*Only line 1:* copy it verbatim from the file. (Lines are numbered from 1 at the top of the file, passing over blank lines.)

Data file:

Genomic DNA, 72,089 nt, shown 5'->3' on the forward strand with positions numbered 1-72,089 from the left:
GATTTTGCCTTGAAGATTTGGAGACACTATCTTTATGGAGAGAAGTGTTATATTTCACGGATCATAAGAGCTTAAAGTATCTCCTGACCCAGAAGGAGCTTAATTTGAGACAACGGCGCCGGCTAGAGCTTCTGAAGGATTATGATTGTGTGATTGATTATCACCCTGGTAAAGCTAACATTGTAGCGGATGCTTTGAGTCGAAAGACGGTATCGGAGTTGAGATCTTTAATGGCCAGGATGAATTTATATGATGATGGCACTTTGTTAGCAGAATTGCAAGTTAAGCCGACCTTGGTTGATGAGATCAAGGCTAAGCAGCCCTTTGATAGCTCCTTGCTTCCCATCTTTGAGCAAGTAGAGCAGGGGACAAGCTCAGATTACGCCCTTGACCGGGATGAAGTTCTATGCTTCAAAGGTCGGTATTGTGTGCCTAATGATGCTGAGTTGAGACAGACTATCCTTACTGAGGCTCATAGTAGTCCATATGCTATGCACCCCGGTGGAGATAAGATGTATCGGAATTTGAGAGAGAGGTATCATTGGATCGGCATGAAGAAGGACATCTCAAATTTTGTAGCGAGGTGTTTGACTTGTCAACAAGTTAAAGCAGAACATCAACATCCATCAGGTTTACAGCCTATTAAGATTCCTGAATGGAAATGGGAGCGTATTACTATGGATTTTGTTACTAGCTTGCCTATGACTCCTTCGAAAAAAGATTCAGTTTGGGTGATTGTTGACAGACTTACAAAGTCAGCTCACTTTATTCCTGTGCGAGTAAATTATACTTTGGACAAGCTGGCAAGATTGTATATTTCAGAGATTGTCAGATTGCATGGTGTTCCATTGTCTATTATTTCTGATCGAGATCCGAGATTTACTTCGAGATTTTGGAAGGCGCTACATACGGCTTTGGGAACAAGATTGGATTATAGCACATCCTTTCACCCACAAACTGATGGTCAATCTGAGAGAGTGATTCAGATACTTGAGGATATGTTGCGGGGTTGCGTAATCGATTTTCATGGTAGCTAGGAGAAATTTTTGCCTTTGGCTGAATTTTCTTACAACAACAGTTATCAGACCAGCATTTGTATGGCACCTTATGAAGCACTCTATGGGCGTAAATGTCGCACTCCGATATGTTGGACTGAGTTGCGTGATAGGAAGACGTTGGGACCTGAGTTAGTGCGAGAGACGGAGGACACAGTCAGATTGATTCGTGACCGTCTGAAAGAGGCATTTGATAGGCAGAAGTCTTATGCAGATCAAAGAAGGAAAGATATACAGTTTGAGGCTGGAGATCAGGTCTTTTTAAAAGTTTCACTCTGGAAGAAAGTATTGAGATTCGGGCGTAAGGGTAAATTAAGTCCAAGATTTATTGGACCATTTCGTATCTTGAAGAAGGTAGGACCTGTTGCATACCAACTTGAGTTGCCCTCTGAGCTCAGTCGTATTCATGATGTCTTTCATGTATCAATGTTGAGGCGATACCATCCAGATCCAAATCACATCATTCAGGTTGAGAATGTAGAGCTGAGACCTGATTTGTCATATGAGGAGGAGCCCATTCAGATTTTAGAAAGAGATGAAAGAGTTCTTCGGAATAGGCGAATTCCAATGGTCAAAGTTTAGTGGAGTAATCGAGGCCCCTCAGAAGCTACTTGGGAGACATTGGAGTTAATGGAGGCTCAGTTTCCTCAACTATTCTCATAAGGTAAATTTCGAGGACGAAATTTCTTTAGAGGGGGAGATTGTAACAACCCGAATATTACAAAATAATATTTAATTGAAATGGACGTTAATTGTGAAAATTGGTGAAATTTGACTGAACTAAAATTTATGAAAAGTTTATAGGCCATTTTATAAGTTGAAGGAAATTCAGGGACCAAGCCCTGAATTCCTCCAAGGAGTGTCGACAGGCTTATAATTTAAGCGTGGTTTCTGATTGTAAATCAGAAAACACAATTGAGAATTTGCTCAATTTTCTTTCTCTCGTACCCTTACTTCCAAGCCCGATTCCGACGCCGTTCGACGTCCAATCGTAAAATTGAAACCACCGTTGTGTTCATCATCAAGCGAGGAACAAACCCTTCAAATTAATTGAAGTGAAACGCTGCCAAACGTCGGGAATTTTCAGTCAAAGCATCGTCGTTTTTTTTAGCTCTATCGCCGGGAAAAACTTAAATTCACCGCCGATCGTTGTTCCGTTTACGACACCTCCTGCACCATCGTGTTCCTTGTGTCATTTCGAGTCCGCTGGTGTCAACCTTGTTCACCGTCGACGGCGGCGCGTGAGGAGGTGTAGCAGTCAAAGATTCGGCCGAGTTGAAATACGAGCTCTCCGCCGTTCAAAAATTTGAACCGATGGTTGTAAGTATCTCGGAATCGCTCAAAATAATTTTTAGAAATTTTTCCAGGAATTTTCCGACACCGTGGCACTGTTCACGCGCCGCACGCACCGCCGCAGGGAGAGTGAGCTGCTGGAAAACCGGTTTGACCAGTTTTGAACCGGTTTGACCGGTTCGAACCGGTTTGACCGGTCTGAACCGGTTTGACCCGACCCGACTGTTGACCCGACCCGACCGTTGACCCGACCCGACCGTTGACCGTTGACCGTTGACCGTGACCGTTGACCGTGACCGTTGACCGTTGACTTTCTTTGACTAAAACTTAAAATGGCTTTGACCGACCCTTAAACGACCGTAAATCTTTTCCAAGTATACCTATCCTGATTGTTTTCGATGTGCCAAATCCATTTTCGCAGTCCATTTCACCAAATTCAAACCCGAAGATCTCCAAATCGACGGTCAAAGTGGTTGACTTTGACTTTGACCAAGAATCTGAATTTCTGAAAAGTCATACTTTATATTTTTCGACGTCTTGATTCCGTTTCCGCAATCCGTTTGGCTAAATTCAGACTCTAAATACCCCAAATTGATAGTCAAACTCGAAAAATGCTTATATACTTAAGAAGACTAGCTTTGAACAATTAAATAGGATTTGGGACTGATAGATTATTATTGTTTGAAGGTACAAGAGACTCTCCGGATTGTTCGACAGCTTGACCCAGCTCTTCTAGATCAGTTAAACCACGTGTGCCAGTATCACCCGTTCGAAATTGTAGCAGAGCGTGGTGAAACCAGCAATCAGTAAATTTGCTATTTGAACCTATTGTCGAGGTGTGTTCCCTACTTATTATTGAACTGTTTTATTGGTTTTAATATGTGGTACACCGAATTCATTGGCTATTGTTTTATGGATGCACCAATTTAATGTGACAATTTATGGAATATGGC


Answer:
Genomic DNA, 72,089 nt, shown 5'->3' on the forward strand with positions numbered 1-72,089 from the left: